| This 1983: Doomsday page is obsolete.|
The region that is now Tshuapa was formerly under the control of the government of Zaire, and the source of their power. The region was highly unstable politically speaking, as the population was divided in the south by the Tshiluba-speaking diamond miners of Kasai, and the Lingala-speaking farmers of the northern provinces. The Lingala people had more pull in the government for they formed the majority, and were easily the most powerful ethnic group in the nation with more members of their people running things from the top. This caused contention amongst the people, and led to a number of armed conflicts between the ethnic groups in Zaire over a voice in the government.
One such group belonged to General Kengo Tshisekedi, a Lingala commander in the Zairian Armed Forces. He was concerned with the possible collapse of the government, and a civil war that would end with his loss of political power through the Lingala-controlled military. He used the fears to gain the support of his people, and formed a militia force that would protect the territories of the Lingala people from the threat of attack by the Tshiluba or Kongo people. This army made regular patrols through Lingala territories with the permission of Mobutu, and conducted raids on "enemies of the peace".
Overtime, these paramilitary forces came to respect Tshisekedi and his devotion to the Lingala people, and resulted in many pledging their allegiance to him. This resulted in Tshisekedi believing that he would be much better equipped to handle the ethnic problems in Zaire than Mobutu, and ultimately saw him betray the very who supported his actions in the beginning. The Zairian military was quick to respond, and saw two major military forces fighting over control of the nation. However, the military coming from the United States in the form of money and equipment, saw Tshisekedi's forces pushed back into the Équateur province.
Almost immediately after the forces of Tshisekedi were being pushed back, many Zairian commanders discovered that the rest of the world had been consumed by nuclear fire, and that their support was going to dry up. Many of Zaire's combat units withdrew to Kinshasa, fearing for their lives that Africa may be the next target, and others fleeing for the jungles for safety. Tshisekedi took advantage of the war, and immediately order his troops to begin snatching up land as chaos consumed the nation. Without foreign aid, Zaire's force could not hope to maintain a large military presence throughout the large nation, and gave up many provinces with the hope to protecting the capital from falling to rebel forces.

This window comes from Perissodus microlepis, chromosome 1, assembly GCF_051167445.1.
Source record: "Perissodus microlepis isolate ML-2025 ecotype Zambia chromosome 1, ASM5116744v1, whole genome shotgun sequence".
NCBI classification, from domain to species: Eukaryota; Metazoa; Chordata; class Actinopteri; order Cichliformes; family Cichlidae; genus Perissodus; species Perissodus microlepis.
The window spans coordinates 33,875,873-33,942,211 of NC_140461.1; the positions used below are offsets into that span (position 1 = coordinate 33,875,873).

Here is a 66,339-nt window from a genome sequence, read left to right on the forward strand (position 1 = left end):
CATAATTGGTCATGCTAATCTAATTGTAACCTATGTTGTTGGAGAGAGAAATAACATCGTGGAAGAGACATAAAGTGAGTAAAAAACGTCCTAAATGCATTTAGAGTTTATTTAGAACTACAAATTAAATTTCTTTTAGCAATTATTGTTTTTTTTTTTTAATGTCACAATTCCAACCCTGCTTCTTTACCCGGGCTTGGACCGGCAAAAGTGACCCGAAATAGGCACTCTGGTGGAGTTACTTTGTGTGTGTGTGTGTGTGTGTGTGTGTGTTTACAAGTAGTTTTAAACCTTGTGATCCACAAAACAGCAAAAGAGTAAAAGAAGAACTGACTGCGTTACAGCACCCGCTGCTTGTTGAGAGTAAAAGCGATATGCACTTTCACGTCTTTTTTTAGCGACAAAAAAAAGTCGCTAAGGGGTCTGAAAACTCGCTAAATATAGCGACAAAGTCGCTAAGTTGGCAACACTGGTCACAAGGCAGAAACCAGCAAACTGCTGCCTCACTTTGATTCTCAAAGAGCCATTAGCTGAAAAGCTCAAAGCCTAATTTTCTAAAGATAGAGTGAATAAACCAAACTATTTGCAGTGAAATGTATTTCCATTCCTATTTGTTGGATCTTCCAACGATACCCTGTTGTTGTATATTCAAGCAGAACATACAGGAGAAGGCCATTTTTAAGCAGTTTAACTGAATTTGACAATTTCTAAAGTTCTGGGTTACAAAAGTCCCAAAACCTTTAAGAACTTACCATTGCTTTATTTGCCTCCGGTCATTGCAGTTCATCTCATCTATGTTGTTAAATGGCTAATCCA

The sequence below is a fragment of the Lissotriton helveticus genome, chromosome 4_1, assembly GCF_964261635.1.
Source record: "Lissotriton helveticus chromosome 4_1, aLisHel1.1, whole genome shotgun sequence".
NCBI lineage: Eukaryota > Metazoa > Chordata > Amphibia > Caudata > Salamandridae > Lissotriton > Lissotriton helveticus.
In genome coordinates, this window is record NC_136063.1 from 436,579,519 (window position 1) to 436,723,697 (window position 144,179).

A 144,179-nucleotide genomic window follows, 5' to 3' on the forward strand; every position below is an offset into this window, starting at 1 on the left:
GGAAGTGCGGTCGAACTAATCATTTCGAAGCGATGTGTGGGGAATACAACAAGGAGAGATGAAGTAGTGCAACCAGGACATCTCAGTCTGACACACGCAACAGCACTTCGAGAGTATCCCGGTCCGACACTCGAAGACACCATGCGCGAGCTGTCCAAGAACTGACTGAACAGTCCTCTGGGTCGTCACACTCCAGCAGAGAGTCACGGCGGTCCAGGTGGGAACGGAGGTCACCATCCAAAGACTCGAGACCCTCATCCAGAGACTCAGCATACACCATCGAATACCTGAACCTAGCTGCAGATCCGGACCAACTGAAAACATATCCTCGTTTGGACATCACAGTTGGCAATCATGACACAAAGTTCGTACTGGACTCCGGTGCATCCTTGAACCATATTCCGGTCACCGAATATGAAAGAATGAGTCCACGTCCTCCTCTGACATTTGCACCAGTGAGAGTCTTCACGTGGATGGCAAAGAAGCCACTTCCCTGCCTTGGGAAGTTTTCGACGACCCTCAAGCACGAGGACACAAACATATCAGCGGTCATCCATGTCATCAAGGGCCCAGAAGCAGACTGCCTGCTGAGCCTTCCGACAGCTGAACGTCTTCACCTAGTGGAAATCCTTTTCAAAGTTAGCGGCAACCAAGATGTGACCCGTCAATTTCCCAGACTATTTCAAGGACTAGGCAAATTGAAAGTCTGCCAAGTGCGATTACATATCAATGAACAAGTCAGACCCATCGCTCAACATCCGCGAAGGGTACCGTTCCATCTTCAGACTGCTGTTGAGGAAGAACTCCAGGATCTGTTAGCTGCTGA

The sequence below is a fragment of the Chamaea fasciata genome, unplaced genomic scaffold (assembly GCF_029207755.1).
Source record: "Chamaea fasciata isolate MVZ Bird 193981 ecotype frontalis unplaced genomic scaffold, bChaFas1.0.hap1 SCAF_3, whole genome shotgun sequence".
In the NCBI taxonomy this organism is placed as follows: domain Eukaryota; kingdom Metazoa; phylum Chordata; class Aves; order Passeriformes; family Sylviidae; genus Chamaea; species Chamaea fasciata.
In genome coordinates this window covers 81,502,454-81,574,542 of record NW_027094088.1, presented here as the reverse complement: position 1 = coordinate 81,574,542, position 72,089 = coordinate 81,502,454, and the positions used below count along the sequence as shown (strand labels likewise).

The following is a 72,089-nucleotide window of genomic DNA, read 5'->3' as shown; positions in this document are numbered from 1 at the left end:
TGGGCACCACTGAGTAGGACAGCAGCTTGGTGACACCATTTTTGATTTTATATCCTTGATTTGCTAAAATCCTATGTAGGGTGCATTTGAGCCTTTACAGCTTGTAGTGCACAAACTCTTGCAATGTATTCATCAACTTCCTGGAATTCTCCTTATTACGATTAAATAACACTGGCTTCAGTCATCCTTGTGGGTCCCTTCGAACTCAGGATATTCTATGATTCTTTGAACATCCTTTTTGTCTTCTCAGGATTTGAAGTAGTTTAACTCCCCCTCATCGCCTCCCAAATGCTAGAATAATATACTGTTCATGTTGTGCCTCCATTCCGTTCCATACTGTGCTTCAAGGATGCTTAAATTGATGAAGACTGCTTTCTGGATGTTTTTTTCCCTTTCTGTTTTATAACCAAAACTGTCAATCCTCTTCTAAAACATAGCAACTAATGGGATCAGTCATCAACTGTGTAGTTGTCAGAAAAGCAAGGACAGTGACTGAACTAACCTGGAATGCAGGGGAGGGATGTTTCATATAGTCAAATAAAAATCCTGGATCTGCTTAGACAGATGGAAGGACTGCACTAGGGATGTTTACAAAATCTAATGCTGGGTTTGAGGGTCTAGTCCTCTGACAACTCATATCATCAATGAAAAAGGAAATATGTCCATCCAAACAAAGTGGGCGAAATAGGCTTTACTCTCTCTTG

Over the next four years, Tshisekedi and his men took city after city, town after town, and village after village, forcing them to pay homage to their new "Emperor", Tshisekedi I. With no organized military forces to confront them, Tshisekedi's army swiftly took lands that would have normally fought a good fight. His previous "contributions" to the Lingala people ensured that the northern provinces of Équateur and Orientale were pacified quickly. Kasai-Occidental and Kasai-Oriental were both taken in incredibly bloody wars that saw tens of thousands killed as the poorly-armed and trained militias of the two provinces attempted to mount a defense against Tshisekedi and his army. When they were both taken, Tshisekedi had the wives and daughters of the slain militia fighters given to his men as rewards for their courage, bravery, and ferocity in battle.
The Imperial Armed Forces of the Tshapani (Forces Armées de la Impériale du Tshuapani) or the FAIT, are the official military force of Tshuapa. They were established the same day as the empire when Kengo Tshisekedi I declared that his militia forces would form the core of the new military. Professionally trained and equipped over the last three decades, the FAIT has been used to maintain order where ever rebels or thugs may attempt to gain ground. Because of the military's brutal methods and methodical planning for wars, internal stability is rather high. The military consists of 803,057 personnel, divided into the army, navy, and air force, as well as an imperial guard unit tasked with protecting the capital city of Kikwat.
The army is composed of 755,070 troops, 1,615 battle tanks, and 240 artillery pieces, split up amongst the five provinces that make up the empire. Each army is commanded by a Field Marshal, who hand-picked by the Emperor himself from the best generals of his military force. Each of the five regional armies is named after the province they protect: the Army of Bandundu, the Army of Équateur, the Army of Orientale, the Army of Kasai-Occidental, and the Army of Kasai-Oriental. A sixth army known as the Imperial Homeguard is tasked with guarding the city of Kikwat, and consists of a force of 35,000 men. As for the other armies, they vary in size according to the population, size, and importance of each.
The regional armies of Imperial Tshuapa Army: 755,070 personnel
- Imperial Homeguard: 35,000 men, 340 tanks, 40 artillery
- Army of Bandundu: 188,325 men, 438 tanks, 52 artillery
- Army of Équateur: 104,678 men, 360 tanks, 48 artillery
- Army of Orientale: 113,487 men, 275 tanks, 36 artillery
- Army of Kasai-Occidental: 176,440 men, 112 tanks, 35 artillery
- Army of Kasai-Oriental: 137,140 men, 90 tanks, 29 artillery